Lamotrigine for facial pain

If you have chronic pain in the face, we might prescribe you a medicine called lamotrigine. Chronic pain (also called persistent pain) is long-term pain that lasts for more than 3 months.

Lamotrigine is a medicine used to treat epilepsy and, sometimes, chronic facial pain.

Lamotrigine is only available on prescription. Always follow the amount prescribed (dose) by your doctor, and read the leaflet that comes with your medicine.

Taking an unlicensed medicine

The use of lamotrigine for treating chronic facial pain is unlicensed. This means that the manufacturer of the medicine has not specified it can be used in this way, but there is evidence that it works to treat this particular condition.

Read more about unlicensed medicines, or you can contact our pharmacy medicines helpline if you have any questions or concerns.

Taking lamotrigine

Lamotrigine comes as chewable or dissolvable tablets. You can swallow them whole with water, chew them, or mix them with water or juice to make a drink.

You can take lamotrigine with or without food.

If you take lamotrigine 2 times a day, try to space your doses evenly through the day. For example, first thing in the morning and in the evening.

It can take up to 6 weeks for lamotrigine to start working. When you start taking lamotrigine, it is important to increase the dose slowly as this will help reduce or stop some side effects.

When you find a dose that suits you, it will usually stay the same. Not everyone will need to have the maximum dose, which is 200mg, 2 times a day.

How much to take

Week Morning Evening
1 and 2 25mg --
3 25mg 25mg
4 50mg 25mg
5 50mg 50mg
6 75mg 75mg
7 onwards 100mg 100mg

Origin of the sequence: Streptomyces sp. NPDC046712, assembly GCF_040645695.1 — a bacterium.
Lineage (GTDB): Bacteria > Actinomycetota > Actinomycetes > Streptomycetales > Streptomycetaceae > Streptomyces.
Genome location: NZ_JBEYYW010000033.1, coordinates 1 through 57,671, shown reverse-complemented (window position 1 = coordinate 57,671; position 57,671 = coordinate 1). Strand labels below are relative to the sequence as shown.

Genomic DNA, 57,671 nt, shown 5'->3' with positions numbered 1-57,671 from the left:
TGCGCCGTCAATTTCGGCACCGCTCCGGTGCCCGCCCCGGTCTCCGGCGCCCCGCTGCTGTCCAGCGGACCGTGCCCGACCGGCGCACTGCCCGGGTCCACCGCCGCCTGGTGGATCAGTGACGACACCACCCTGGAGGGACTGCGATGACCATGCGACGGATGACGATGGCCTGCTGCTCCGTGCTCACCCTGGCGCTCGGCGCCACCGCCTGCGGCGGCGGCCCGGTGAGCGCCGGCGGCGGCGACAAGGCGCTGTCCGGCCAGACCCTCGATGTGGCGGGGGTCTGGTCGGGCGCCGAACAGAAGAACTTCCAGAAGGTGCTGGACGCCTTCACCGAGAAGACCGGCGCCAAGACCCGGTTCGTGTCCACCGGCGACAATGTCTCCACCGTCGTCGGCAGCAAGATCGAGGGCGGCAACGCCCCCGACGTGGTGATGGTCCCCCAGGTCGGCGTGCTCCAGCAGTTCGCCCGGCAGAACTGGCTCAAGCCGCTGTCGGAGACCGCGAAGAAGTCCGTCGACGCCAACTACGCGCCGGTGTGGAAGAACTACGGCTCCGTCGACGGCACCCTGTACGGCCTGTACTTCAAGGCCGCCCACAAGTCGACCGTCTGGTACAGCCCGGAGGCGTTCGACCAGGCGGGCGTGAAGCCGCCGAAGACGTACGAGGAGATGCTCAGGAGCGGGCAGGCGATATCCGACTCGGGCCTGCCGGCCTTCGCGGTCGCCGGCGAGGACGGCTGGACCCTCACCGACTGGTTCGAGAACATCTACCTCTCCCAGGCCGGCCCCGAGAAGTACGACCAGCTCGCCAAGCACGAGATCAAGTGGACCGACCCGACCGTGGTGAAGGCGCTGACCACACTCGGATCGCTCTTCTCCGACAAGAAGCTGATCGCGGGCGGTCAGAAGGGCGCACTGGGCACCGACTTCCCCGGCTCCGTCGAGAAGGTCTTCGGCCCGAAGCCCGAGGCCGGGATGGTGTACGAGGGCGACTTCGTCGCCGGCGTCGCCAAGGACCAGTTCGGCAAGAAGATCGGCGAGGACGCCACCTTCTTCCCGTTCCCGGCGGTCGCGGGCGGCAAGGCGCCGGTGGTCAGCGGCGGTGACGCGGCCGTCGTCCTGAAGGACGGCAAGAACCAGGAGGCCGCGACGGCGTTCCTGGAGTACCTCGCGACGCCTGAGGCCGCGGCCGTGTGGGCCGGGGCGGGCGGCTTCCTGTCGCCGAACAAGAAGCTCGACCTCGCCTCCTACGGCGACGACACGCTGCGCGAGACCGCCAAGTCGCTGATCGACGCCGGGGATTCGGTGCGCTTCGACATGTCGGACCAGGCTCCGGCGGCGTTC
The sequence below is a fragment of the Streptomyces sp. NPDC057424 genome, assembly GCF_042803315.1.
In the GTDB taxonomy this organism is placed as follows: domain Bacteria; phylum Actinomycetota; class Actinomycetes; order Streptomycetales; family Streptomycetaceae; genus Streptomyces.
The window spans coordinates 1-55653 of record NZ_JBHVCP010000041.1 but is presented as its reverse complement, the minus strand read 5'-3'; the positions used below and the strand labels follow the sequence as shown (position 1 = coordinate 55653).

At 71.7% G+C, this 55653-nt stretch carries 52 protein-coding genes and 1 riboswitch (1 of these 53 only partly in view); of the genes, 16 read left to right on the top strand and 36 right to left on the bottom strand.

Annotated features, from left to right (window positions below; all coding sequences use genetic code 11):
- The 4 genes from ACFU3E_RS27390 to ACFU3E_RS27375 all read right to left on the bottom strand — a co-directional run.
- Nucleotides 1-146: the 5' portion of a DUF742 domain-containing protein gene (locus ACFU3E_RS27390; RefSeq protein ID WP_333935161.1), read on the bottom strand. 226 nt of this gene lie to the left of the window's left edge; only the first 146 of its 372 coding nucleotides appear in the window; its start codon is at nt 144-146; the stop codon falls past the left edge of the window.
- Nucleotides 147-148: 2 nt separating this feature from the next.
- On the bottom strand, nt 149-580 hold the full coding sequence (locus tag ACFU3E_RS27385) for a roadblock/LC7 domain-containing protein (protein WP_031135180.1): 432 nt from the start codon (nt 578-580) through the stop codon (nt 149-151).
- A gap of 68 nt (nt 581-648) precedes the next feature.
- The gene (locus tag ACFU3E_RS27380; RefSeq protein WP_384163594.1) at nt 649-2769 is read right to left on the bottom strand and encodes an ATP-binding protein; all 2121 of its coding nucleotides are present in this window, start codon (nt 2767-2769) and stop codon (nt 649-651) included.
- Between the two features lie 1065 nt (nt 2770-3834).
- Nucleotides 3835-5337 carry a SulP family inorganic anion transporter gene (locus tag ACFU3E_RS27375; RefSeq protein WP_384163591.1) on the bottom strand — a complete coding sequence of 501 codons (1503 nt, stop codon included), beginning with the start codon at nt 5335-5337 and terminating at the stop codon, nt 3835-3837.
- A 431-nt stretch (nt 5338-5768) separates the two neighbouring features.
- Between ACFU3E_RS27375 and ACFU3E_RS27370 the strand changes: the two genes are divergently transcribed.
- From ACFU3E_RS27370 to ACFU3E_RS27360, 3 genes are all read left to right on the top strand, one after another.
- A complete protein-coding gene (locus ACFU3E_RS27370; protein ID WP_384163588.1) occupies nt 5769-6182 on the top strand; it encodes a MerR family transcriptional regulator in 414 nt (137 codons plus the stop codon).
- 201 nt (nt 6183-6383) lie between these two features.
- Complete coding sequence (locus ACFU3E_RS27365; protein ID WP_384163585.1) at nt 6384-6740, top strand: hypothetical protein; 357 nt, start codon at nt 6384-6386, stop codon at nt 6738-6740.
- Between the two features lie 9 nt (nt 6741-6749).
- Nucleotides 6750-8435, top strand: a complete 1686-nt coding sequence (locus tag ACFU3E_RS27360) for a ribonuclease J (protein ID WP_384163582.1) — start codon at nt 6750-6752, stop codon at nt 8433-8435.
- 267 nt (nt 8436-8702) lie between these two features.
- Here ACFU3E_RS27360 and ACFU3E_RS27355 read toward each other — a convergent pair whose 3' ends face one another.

If you forget to take the medicine

If you take lamotrigine 1 time each day

Take the missed dose as soon as you remember. If it is less than 12 hours until your next dose is due, leave out the missed dose and take your next dose as normal.

If you take lamotrigine 2 times each day

Take the missed dose as soon as you remember. If it is less than 8 hours before the next dose is due, it is better to leave out the missed dose and take your next dose as normal.

Do not take 2 doses at the same time. Never take an extra dose to make up for a forgotten one.

If you forget to take your tablets for more than 5 days in a row, speak to your hospital doctor, as you'll need to start on a low dose again and gradually increase it to your usual dose.

Side effects of lamotrigine

Like all medicines, lamotrigine can cause side effects, although not everyone gets them.

The most common side effects of lamotrigine are skin rashes and headaches.

Skin rashes

It's common to get a skin rash with lamotrigine. Most skin rashes are not serious.

Tell a doctor immediately if:

you develop a rash, as this can develop into a life-threatening condition called Stevens-Johnson syndrome.

It's more likely to happen in the first 8 weeks, or when the dose is increased too quickly. It can also happen if lamotrigine is stopped suddenly and then restarted at the same dose without reducing the dose and increasing it slowly again.